ming along as fast as lightning, the crews, cool and determined, followed each other in awful silence, and, when we arrived at the end we stood gazing at each other in silent congratulation at our narrow escape from total destruction."
Here the Indians made a map and informed Fraser that it was impossible to proceed further by water, but he continued for the day. Fraser wrote:
"This afternoon the rapids were very bad, two in particular were worse, if possible, than any we had hitherto met with, being a continual series of cascades intercepted with rocks and bounded by precipices and mountains that at times seemed to have no end. I scarcely ever saw anything so dreary and dangerous in any country, and at present, while writing this, whatever way I turn my eyes, mountains upon mountains whose summits are covered with eternal snows, close the gloomy scene."
June tenth he became convinced the party could not continue down the river by water. So he placed his canoes on scaffolds and cached a part of his supplies. The whole party then proceeded on foot, carrying heavy packs, occasionally traveling by water in canoes hired from the Indians. June 26 Fraser wrote in his Journal:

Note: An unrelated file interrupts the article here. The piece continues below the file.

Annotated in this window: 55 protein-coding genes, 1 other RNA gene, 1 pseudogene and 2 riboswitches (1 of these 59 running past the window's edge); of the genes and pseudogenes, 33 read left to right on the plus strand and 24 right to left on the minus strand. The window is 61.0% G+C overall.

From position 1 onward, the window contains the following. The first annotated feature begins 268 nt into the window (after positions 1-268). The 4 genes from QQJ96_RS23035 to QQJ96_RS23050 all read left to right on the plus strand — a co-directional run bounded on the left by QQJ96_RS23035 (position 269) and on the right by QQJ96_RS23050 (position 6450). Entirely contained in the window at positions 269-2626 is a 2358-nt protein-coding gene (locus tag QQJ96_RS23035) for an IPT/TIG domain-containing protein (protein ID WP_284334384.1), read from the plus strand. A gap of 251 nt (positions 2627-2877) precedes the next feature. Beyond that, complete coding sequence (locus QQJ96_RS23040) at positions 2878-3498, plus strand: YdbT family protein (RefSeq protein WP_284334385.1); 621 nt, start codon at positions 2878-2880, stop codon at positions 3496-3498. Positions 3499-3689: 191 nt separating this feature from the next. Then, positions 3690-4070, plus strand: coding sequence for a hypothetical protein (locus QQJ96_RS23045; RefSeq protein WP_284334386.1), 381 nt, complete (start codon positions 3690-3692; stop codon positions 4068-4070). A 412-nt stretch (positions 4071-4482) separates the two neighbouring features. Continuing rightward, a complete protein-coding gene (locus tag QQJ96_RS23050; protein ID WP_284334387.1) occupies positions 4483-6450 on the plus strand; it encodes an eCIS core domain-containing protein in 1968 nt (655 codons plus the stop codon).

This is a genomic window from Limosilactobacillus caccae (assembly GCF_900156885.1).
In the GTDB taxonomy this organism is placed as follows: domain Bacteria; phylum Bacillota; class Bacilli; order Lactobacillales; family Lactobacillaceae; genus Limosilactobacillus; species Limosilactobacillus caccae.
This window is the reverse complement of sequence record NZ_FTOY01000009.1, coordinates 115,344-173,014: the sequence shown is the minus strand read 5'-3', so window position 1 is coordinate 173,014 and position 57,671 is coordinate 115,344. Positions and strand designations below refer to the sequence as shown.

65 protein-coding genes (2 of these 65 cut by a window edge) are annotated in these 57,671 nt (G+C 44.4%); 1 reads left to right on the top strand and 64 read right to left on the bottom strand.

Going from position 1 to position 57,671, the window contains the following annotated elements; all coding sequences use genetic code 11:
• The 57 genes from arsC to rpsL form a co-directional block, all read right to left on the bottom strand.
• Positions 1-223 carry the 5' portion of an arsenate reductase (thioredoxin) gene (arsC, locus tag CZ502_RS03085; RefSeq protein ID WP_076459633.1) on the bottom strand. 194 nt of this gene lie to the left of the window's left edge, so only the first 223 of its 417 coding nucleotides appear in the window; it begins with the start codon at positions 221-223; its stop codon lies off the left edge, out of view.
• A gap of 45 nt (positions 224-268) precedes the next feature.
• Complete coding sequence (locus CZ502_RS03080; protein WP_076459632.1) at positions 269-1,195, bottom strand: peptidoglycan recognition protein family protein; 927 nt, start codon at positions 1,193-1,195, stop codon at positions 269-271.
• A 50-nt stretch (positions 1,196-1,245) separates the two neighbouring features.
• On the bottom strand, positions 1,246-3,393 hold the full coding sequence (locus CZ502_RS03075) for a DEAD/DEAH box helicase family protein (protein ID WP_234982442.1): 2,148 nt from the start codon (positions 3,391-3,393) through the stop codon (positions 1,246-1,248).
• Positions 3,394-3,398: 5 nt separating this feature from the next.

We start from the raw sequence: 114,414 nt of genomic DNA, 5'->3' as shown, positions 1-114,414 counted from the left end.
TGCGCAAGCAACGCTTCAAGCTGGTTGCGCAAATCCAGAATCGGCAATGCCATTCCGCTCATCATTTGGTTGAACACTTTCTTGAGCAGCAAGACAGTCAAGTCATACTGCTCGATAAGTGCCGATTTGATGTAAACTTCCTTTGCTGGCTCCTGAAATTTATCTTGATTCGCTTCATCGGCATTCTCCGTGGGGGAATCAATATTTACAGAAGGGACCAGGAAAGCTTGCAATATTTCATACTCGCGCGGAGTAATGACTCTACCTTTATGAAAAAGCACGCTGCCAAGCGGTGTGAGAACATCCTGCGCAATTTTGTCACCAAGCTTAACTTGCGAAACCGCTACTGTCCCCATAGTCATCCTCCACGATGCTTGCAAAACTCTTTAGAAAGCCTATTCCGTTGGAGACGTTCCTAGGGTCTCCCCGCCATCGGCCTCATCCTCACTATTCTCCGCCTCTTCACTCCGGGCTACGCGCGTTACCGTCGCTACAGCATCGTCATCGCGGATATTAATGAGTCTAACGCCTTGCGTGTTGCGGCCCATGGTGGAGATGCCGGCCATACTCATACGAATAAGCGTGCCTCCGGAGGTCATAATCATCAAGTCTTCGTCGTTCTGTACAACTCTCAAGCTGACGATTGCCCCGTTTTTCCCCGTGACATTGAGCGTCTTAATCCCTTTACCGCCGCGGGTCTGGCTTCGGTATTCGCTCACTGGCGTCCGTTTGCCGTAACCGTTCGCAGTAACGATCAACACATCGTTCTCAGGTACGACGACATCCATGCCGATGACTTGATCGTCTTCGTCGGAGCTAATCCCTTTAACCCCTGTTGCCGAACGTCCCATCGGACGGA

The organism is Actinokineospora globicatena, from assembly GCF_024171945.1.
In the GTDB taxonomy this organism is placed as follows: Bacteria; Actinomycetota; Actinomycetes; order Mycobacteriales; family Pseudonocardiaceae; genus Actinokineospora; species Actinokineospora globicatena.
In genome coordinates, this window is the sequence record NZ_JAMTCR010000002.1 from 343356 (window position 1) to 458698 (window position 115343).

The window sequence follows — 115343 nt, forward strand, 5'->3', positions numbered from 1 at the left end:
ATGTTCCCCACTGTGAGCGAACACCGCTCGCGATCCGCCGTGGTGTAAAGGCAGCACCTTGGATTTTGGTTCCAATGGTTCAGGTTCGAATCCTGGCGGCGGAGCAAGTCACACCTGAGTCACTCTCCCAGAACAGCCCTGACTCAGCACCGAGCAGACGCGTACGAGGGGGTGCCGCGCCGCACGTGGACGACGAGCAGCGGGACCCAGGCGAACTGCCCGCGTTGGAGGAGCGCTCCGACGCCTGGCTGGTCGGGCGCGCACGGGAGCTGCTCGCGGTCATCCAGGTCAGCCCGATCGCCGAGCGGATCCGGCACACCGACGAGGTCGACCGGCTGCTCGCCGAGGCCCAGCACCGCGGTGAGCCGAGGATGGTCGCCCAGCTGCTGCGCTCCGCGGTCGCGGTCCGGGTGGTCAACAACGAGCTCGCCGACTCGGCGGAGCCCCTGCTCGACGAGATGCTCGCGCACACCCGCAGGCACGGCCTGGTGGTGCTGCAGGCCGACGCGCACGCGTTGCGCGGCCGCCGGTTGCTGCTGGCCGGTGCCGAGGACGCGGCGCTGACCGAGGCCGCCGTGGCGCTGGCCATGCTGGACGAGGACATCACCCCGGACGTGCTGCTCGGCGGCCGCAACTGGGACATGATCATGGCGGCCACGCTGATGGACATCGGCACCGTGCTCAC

"As for the road by land we could scarcely make our way with even only our guns. I have been for a long period among the Rocky Mountains, but have never seen anything like this country. It is so wild that I cannot find words to describe our situation at times. We had to pass where no human being should venture; yet in those places there is a regular footpath impressed, or rather indented upon the rocks by frequent traveling. Besides this, steps which are formed like a ladder or the shrouds of a ship, by poles hanging to one another and crossed at certain distances with twigs, the whole suspended from the top to the foot of immense precipices and fastened at both extremities to stones and trees, furnish a safe and convenient passage to the natives; but we, who had not had the advantages of their education and experience, were----